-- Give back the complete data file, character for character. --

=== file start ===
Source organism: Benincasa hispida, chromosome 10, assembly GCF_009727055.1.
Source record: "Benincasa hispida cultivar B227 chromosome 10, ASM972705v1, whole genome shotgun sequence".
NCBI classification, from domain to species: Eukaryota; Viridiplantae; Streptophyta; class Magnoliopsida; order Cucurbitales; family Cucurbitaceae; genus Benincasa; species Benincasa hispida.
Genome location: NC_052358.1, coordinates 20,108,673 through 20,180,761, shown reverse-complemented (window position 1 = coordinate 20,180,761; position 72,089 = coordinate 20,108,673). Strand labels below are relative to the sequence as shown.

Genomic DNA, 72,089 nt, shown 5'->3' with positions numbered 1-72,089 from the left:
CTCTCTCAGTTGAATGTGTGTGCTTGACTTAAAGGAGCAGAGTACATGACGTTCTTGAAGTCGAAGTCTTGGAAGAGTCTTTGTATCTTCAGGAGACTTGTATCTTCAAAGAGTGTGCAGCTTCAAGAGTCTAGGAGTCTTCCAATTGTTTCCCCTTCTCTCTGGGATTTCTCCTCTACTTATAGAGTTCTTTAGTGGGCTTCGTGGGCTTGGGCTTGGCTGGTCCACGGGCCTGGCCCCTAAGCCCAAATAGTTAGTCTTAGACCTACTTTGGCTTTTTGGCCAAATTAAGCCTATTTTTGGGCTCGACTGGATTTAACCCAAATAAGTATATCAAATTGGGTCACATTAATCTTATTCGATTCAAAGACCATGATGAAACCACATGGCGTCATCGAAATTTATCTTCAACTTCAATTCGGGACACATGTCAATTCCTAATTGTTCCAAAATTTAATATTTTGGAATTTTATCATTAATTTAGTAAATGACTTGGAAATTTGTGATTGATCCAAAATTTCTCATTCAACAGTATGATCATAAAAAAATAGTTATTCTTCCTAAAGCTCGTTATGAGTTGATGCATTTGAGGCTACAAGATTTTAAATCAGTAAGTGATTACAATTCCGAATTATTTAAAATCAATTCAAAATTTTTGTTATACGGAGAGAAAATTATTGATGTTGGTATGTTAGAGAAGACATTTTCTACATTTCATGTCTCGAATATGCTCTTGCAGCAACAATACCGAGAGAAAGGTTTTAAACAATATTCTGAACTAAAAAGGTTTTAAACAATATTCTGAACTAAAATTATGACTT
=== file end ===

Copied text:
Source organism: Benincasa hispida, chromosome 10, assembly GCF_009727055.1.
Source record: "Benincasa hispida cultivar B227 chromosome 10, ASM972705v1, whole genome shotgun sequence".
NCBI classification, from domain to species: Eukaryota; Viridiplantae; Streptophyta; class Magnoliopsida; order Cucurbitales; family Cucurbitaceae; genus Benincasa; species Benincasa hispida.
Genome location: NC_052358.1, coordinates 20,108,673 through 20,180,761, shown reverse-complemented (window position 1 = coordinate 20,180,761; position 72,089 = coordinate 20,108,673). Strand labels below are relative to the sequence as shown.

Genomic DNA, 72,089 nt, shown 5'->3' with positions numbered 1-72,089 from the left:
CTCTCTCAGTTGAATGTGTGTGCTTGACTTAAAGGAGCAGAGTACATGACGTTCTTGAAGTCGAAGTCTTGGAAGAGTCTTTGTATCTTCAGGAGACTTGTATCTTCAAAGAGTGTGCAGCTTCAAGAGTCTAGGAGTCTTCCAATTGTTTCCCCTTCTCTCTGGGATTTCTCCTCTACTTATAGAGTTCTTTAGTGGGCTTCGTGGGCTTGGGCTTGGCTGGTCCACGGGCCTGGCCCCTAAGCCCAAATAGTTAGTCTTAGACCTACTTTGGCTTTTTGGCCAAATTAAGCCTATTTTTGGGCTCGACTGGATTTAACCCAAATAAGTATATCAAATTGGGTCACATTAATCTTATTCGATTCAAAGACCATGATGAAACCACATGGCGTCATCGAAATTTATCTTCAACTTCAATTCGGGACACATGTCAATTCCTAATTGTTCCAAAATTTAATATTTTGGAATTTTATCATTAATTTAGTAAATGACTTGGAAATTTGTGATTGATCCAAAATTTCTCATTCAACAGTATGATCATAAAAAAATAGTTATTCTTCCTAAAGCTCGTTATGAGTTGATGCATTTGAGGCTACAAGATTTTAAATCAGTAAGTGATTACAATTCCGAATTATTTAAAATCAATTCAAAATTTTTGTTATACGGAGAGAAAATTATTGATGTTGGTATGTTAGAGAAGACATTTTCTACATTTCATGTCTCGAATATGCTCTTGCAGCAACAATACCGAGAGAAAGGTTTTAAACAATATTCTGAACTAAAAAGGTTTTAAACAATATTCTGAACTAAAATTATGACTT